Nutritional and pharmacological manipulations of myogenesis in the rat : a study of protein expression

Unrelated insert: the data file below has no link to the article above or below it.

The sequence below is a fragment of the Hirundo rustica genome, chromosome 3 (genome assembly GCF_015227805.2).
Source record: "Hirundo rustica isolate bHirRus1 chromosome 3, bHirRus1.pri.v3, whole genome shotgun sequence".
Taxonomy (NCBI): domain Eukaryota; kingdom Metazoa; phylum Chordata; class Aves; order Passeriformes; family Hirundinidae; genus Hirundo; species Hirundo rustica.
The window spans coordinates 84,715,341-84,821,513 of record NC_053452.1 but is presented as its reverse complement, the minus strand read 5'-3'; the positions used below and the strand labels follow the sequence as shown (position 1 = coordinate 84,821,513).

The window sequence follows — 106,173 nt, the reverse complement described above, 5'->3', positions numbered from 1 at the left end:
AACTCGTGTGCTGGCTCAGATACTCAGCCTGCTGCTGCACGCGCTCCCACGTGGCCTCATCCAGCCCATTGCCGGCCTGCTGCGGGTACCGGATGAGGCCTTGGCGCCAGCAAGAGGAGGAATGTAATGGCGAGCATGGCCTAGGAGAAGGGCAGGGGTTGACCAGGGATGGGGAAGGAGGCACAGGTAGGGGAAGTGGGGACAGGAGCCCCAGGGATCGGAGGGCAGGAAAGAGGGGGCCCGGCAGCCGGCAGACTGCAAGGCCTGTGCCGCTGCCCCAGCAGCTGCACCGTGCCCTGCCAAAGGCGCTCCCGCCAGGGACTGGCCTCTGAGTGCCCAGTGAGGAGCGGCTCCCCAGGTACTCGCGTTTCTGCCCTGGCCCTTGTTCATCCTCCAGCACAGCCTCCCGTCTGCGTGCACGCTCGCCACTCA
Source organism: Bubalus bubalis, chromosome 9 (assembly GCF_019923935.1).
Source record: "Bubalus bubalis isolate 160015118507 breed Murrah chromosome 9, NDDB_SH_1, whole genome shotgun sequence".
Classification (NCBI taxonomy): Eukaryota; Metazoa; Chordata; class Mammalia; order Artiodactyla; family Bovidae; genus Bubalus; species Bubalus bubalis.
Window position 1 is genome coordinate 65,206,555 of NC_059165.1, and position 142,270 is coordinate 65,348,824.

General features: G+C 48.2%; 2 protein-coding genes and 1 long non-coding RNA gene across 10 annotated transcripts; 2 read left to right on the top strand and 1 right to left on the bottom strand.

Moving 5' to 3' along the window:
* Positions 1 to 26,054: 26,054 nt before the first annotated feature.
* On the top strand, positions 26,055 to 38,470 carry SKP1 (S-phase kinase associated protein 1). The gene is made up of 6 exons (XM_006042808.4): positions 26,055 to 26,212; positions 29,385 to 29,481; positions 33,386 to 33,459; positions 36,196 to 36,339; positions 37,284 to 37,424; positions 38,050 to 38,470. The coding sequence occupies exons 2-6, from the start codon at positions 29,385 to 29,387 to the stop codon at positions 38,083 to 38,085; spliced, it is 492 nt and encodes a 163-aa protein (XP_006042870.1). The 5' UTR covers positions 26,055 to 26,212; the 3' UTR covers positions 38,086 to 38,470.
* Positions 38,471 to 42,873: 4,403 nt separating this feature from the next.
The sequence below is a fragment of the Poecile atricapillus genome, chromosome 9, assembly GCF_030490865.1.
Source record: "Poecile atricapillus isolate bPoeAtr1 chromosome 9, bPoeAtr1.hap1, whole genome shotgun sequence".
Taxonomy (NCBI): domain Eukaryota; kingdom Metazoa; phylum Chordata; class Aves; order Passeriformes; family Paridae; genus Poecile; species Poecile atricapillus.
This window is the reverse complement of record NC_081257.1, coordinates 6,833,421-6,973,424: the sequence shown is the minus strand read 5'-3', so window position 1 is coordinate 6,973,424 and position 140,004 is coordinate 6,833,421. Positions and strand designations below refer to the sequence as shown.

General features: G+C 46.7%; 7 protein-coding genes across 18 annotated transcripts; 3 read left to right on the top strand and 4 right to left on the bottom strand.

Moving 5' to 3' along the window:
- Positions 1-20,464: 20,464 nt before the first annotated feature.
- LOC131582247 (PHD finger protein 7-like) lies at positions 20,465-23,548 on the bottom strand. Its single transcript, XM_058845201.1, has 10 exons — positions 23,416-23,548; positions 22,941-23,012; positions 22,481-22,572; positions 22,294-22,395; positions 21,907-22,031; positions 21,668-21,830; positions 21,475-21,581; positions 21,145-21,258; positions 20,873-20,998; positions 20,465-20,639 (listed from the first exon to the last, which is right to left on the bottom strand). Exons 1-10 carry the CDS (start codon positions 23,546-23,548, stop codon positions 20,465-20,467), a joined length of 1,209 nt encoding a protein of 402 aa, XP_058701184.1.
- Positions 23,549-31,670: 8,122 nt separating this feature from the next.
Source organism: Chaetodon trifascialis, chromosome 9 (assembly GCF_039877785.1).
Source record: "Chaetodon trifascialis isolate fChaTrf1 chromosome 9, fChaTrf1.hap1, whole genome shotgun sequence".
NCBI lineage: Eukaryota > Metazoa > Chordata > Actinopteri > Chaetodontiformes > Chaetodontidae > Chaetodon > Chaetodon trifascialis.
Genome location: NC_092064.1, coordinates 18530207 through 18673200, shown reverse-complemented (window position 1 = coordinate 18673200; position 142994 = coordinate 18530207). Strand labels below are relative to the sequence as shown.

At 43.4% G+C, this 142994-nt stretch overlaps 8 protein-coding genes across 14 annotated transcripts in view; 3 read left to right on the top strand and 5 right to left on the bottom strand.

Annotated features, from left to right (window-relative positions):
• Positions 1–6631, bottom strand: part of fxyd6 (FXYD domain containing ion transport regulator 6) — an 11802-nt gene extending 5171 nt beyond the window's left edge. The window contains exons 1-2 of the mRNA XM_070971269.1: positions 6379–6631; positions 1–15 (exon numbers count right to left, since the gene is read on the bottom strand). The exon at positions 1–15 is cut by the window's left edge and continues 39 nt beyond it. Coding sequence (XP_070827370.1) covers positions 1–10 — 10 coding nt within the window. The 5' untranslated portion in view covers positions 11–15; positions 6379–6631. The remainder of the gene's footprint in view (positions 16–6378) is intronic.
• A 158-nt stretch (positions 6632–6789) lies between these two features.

Although much work has been carried out to identify the mechanisms by which muscle is formed, many of the regulatory pathways involved have yet to be fully elucidated. In creating perturbations during the embryonic period, either nutritionally (with a marginal vitamin A deficiency model) or pharmacologically (with the b2-adrenerguic agonist clenbuterol), a comparison with 'normal' muscle development may be attained. Differences in the temporal expression of specific regulatory proteins may then enhance the existing knowledge of their function in regulating muscle development. Prior to studying changes in muscle regulatory proteins due to perturbations, it was first necessary to illustrate their temporal pattern in "normal" muscle development. The results indicated that a complex regulatory system operates in myogenesis with a number of proteins appearing to be involved in the process of muscle development. A marginal vitamin A deficiency model was established in which maternal retinol levels were clearly reduced in treatment animals in comparison with controls. This resulted in offspring that showed clearly symptoms of marginal vitamin A deficiency. Changes in the abundance of five proteins were observed in response to marginal vitamin A deficiency. Overall, these changes suggested a potential reduction in secondary myogenesis, based on reduced levels of MHCfast, associated with secondary fibres, following birth. Analysis of RNA, DNA and protein values suggested that neonates from clenbuterol fed dams may have reduced hyperplasia and/or increased hypertrophy. Biochemical analysis revealed that proteins such as GATA-2, PKC and Shh, which have previously been associated with hypertrophy, were altered in response to clenbuterol. Further evidence in support of hypertrophy was indicated in an apparent increase in fibre size of neonates detected by MHC immunolocalisation. In conclusion, it has been demonstrated that both nutritional and pharmacological manipulations throughout are gestation capable of altering myogeneiss in utero by two different mechanisms.